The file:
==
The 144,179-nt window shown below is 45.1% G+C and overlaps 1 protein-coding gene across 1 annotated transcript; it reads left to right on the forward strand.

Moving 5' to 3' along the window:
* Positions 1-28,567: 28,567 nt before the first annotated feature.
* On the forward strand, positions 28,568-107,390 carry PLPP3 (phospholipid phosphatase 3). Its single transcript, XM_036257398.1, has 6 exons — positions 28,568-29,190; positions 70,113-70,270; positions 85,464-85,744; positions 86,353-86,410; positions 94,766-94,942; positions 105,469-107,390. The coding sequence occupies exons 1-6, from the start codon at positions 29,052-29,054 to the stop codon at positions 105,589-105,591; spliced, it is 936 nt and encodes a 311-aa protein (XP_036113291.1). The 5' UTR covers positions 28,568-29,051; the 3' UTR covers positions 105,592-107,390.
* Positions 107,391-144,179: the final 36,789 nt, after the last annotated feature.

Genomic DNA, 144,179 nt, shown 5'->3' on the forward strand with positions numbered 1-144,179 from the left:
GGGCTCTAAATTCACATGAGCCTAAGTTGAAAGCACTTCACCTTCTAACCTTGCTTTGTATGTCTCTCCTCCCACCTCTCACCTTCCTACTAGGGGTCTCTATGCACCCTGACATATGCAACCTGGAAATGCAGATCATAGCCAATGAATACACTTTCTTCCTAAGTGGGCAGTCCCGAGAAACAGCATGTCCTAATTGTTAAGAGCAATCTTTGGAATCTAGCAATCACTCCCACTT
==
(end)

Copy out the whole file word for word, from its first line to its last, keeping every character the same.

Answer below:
The 144,179-nt window shown below is 45.1% G+C and overlaps 1 protein-coding gene across 1 annotated transcript; it reads left to right on the forward strand.

Moving 5' to 3' along the window:
* Positions 1-28,567: 28,567 nt before the first annotated feature.
* On the forward strand, positions 28,568-107,390 carry PLPP3 (phospholipid phosphatase 3). Its single transcript, XM_036257398.1, has 6 exons — positions 28,568-29,190; positions 70,113-70,270; positions 85,464-85,744; positions 86,353-86,410; positions 94,766-94,942; positions 105,469-107,390. The coding sequence occupies exons 1-6, from the start codon at positions 29,052-29,054 to the stop codon at positions 105,589-105,591; spliced, it is 936 nt and encodes a 311-aa protein (XP_036113291.1). The 5' UTR covers positions 28,568-29,051; the 3' UTR covers positions 105,592-107,390.
* Positions 107,391-144,179: the final 36,789 nt, after the last annotated feature.

Genomic DNA, 144,179 nt, shown 5'->3' on the forward strand with positions numbered 1-144,179 from the left:
GGGCTCTAAATTCACATGAGCCTAAGTTGAAAGCACTTCACCTTCTAACCTTGCTTTGTATGTCTCTCCTCCCACCTCTCACCTTCCTACTAGGGGTCTCTATGCACCCTGACATATGCAACCTGGAAATGCAGATCATAGCCAATGAATACACTTTCTTCCTAAGTGGGCAGTCCCGAGAAACAGCATGTCCTAATTGTTAAGAGCAATCTTTGGAATCTAGCAATCACTCCCACTT